Finding the right feel for our music is an incredibly important part of getting it to sound right. Fortunately, Logic has a lot of tools to help us control, correct, and capture the feel of our performances. Among the tools in our toolbox are Fex Time, and the ability to make custom groove templates.
Flexing audio files results in the creation of transient markers that act as time references. These markers are what gives us the ability to adjust the timing of audio in ways similar to how we improve the timing of our MIDI performances.
Frequently, I’ll find an Apple Loop in Logic’s Loop Browser that has a nice groove. Using that groove as the basis for quantization of MIDI parts I want to add is a snap using Logic’s Flex-based transient marker creation, in conjunction with Logic’s groove template function found in the Quantize menu.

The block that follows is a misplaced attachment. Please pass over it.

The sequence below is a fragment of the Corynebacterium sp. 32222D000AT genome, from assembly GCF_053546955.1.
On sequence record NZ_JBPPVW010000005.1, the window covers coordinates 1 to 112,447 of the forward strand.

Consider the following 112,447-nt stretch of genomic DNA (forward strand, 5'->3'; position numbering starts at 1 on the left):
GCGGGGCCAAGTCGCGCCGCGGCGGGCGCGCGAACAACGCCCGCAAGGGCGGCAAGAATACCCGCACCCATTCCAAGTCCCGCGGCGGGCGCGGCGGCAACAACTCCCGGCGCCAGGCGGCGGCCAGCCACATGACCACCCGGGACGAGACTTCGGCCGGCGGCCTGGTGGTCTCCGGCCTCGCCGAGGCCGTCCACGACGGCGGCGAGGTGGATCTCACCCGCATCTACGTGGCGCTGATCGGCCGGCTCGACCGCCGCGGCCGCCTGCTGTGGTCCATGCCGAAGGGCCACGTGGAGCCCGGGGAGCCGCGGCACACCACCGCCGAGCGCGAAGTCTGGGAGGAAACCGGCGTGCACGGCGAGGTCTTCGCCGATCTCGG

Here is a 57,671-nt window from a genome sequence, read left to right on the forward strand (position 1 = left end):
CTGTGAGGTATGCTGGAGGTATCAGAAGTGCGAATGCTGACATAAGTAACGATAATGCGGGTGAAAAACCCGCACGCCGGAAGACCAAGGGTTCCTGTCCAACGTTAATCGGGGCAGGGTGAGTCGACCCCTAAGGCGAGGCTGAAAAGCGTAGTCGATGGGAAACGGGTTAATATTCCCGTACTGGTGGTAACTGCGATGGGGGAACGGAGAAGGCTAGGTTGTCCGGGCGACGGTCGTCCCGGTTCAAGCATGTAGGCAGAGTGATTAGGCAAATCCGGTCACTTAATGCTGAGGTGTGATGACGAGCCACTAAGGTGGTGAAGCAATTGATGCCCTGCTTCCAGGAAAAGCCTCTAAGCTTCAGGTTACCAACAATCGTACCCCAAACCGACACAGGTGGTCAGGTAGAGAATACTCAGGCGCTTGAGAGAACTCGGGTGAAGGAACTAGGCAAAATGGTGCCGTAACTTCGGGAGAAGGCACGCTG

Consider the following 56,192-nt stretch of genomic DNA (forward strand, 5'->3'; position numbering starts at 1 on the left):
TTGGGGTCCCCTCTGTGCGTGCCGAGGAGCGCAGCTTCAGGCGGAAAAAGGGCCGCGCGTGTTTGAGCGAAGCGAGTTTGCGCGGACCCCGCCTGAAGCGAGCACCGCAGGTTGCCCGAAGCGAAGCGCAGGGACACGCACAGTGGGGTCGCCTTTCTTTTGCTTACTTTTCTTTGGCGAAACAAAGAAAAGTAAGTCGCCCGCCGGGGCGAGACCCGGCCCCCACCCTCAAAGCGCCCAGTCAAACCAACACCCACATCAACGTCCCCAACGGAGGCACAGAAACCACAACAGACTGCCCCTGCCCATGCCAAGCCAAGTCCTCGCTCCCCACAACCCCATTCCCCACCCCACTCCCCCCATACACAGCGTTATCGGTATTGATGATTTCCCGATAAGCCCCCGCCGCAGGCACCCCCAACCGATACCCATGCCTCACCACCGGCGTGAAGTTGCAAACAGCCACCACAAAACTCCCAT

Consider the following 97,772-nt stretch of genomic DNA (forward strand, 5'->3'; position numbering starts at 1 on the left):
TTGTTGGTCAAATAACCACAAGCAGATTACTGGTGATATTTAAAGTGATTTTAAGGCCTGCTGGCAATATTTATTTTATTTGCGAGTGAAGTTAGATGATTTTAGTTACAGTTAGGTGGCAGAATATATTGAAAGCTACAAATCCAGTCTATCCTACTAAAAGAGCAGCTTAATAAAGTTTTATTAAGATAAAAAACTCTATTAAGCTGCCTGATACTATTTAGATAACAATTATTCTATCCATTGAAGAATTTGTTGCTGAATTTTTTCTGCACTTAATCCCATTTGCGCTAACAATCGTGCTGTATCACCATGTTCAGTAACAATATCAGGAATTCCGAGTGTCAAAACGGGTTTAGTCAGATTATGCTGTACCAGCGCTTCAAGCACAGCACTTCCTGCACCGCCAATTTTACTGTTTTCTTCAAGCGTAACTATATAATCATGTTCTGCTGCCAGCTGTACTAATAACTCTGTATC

Figuring out the timing nuances of an Apple Loops groove is done automatically for us the moment we turn on Flex. I like to use Slicing mode for this purpose. Slicing Mode is all about timing. It is essential to convert the Apple Loop to a regular Wav or Aif audio loop first so that the markers that allow it to be played back at variable tempos are “baked in” at the project tempo.
Follow along in this video as I capture the feel of an apple loop and then apply it to a MIDI bass part. And then vice versa. I’ll show you how to take the timing and feel of the MIDI performance, and apply that to the Apple Loop. If you are a skilled player, you may very well likely want to get the apple loop, or any other pre-recorded audio for that matter, to follow the timing of your performance.
Fortunately using Flex in this way is very simple. It is capable of a lot more of course. But this simple function, the automatic creation of transient markers, combined with Logic’s groove template functionality, make this kind of timing manipulation extremely quick and painless.